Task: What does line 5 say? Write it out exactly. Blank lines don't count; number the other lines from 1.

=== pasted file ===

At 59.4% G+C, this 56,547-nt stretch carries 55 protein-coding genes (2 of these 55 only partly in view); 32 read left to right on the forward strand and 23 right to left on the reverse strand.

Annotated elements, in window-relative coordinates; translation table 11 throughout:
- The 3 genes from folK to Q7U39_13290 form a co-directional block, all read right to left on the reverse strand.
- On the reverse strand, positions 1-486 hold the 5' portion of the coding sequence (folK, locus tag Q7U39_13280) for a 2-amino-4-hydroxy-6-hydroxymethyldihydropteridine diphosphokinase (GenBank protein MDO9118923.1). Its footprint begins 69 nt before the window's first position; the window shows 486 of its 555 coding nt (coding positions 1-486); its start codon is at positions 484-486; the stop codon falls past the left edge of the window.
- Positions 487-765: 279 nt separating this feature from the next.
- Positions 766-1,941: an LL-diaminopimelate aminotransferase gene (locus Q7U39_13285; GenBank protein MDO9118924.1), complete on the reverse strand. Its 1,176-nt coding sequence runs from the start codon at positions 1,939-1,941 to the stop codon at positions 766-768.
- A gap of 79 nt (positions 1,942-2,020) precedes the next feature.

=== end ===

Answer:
- Positions 487-765: 279 nt separating this feature from the next.